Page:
Last spring, the Village of Stillwater celebrated its 200th birthday as residents beamed with pride in their historic roots, ringing in the bicentennial.
But with age comes challenges, as older municipalities struggle to keep their aging infrastructures fresh and operational. That task can be costly as village officials are finding out with their dated water distribution and sewage treatment systems.
Despite closing the village water plant in recent years and spending millions to upgrade the underground sewer piping and pump stations to meet a New York State consent order (see history below), necessary repairs and upgrades to the nearly 30-year-old sewage treatment plant are not far off.
The water distribution system that carries the village drinking supply from the Saratoga County Water Authority to village homes has seen better days as well. Piping dates back to the 1930s, and one of Stillwater’s two water storage tanks at Hillside is more than 80 years old and in crucial need of replacement. Repairs are needed to maintain the water supply to the village and meet emergency fire demands.
Village engineers estimate replacing the 200,000-gallon Hillside water tank and an outdated water supply line will cost about $650,000. The village has budgeted 20 percent of the money but is short about $520,000.
At the village sewer plant, built around 1990 and approaching 30 years of continuous service, much of the operational equipment will soon require upgrades and repairs to maintain compliance with regulatory standards. Those upgrades are needed in the areas of aeration and filtration, sewer clarifiers and screening, electrical and alarm systems, and more. Engineers estimate future sewer plant repairs at more than $1 million, with the village having about an $810,000 budget shortfall to complete its checklist.
Rather than borrow the money for water and sewer repairs as it did to repair the sewer lines under the NYS Department of Environmental Conservation consent order, the village has been looking into grant money to finance the outstanding share of the cost. Thus far the village has been unsuccessful.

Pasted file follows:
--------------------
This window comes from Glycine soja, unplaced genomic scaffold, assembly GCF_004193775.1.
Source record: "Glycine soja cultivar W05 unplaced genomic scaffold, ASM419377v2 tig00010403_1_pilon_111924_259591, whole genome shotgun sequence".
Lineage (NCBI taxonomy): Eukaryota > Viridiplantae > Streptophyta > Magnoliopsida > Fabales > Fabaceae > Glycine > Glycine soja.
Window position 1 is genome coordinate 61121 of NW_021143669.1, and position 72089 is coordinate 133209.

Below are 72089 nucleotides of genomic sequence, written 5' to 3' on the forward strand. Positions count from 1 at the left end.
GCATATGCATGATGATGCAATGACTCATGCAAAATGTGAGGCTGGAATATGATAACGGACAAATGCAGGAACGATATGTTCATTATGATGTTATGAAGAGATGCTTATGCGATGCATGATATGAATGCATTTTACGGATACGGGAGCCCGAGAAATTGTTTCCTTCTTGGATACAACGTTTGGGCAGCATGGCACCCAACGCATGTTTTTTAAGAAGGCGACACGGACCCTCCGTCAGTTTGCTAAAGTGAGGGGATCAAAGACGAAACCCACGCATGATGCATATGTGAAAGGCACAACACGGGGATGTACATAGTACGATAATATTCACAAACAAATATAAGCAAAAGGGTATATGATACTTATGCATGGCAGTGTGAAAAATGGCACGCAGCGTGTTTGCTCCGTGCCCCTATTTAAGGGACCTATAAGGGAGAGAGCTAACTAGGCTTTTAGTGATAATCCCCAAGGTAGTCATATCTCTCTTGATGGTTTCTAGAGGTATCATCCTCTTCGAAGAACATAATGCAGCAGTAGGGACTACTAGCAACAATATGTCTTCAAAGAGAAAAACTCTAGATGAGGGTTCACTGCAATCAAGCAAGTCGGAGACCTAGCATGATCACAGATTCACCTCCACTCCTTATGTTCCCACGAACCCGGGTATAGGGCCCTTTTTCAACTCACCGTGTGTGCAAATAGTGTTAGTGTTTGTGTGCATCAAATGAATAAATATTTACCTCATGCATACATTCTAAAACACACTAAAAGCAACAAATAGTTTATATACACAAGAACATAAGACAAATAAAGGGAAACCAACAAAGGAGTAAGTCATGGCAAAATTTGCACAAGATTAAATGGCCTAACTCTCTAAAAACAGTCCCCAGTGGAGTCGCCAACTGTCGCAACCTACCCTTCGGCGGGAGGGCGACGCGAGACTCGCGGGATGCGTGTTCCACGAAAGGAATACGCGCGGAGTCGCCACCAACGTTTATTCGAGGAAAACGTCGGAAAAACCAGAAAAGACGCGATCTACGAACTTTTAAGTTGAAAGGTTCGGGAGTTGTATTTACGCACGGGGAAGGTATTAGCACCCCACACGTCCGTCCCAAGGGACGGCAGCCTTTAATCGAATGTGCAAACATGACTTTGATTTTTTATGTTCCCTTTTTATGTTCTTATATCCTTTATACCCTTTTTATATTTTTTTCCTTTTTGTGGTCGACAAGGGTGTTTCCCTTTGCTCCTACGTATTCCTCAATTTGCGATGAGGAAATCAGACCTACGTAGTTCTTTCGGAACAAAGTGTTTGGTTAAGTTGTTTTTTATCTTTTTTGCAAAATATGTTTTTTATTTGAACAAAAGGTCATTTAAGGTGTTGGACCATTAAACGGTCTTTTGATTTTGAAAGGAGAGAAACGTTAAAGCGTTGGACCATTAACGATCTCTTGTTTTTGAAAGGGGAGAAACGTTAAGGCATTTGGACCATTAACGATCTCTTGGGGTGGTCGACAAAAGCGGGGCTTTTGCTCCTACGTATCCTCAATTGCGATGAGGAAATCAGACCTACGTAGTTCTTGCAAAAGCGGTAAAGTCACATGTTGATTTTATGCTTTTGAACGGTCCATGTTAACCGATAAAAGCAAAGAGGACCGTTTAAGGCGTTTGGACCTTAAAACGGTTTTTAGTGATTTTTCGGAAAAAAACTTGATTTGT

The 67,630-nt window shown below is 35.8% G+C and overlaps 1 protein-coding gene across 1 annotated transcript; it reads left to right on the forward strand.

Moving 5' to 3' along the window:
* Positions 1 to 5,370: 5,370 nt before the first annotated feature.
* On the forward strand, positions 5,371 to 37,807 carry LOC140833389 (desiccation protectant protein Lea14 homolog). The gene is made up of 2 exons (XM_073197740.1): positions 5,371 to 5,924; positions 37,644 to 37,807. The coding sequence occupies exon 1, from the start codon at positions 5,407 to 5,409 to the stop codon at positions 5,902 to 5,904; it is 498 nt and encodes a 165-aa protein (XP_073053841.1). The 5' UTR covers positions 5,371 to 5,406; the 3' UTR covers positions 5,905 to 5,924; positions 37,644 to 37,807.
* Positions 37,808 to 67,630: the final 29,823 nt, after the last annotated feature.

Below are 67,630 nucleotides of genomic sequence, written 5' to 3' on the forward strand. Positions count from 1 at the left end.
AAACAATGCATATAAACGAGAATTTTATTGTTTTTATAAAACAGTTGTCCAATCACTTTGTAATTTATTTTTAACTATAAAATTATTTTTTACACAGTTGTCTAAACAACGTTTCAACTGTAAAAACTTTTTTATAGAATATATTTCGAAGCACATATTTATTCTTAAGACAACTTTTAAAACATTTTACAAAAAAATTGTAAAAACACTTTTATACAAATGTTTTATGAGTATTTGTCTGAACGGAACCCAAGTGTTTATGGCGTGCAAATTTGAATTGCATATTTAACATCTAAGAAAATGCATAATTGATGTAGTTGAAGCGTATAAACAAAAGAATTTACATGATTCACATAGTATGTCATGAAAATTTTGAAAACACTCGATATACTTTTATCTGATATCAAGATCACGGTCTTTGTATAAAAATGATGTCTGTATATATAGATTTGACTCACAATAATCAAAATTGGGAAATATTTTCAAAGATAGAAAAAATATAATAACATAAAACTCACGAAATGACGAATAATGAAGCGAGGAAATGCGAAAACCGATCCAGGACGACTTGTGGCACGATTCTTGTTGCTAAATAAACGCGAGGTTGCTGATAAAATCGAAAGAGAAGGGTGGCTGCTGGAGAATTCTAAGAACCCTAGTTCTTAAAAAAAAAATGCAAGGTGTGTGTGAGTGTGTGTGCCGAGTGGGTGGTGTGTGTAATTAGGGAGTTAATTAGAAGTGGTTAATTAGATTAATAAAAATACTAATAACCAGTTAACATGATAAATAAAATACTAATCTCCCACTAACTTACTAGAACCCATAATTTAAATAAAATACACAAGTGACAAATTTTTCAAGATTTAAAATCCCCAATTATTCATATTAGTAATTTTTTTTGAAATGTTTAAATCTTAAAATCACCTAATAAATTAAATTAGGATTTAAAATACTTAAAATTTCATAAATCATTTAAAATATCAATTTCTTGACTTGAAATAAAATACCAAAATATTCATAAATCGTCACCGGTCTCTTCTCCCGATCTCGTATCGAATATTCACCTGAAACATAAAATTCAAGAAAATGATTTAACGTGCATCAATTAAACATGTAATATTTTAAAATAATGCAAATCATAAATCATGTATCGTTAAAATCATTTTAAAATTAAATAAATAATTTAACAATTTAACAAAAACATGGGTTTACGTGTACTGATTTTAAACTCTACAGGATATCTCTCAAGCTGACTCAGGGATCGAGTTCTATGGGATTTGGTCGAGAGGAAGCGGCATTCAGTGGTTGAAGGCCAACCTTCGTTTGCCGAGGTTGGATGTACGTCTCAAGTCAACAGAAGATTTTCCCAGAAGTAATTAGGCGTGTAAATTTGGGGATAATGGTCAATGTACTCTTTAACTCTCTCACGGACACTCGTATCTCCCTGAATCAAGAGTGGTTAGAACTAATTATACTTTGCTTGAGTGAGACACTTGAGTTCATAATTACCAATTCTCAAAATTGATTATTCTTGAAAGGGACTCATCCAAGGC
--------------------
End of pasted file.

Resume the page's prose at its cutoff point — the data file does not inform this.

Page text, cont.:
Two attempts for state funding in 2015 and 2016 to replace the water tank and water line under the New York State Infrastructure Improvement Act have been rejected. The municipal improvement grants are very competitive with applications submitted by cities, town and villages ranked again one another based on the most need. While the Village of Stillwater has an obvious need for the funding, other municipal projects have scored higher because circumstances may be more urgent there, said village Engineer Ed Hernandez.
“That’s frustrating to say the least but you have to keep plugging along,” Hernandez said.
With still no additional funding for the water system improvements in sight, the village is now faced with these future sewer plant upgrades and discussed its options at the October meeting of the Board of Trustees.
Engineers told village officials that alternative financing may be available through the State and Municipal Facilities Program for Capital Projects, a state initiative that sets aside funds at the discretion of local state legislators through member item requests from cities, towns and villages each state budget session.
With that in mind, Mayor Rick Nelson invited Stillwater state Assemblymember Carrie Woerner to tour the sewer plant and get a firsthand look at what the village is facing. Woerner accepted that invitation and went on the tour at the end of October.
”Being proactive is how we want to attack this,” Mayor Nelson told Woerner. “You can’t be successful (in getting state money) unless you ask so we’re glad you are here.”
Obtaining grant money under this particular program can be time intensive and uncertain, Woerner explained, “but knowing you have a need here puts you in the mix,” she said. “I don’t have an answer, we’ll have to see how the next state budget goes.”
In the meantime, Woerner recommended village officials continue to “work the grant process and see what happens. Eventually you may find success.”
A brief history of the Village of Stillwater’s sewer system and most recent upgrades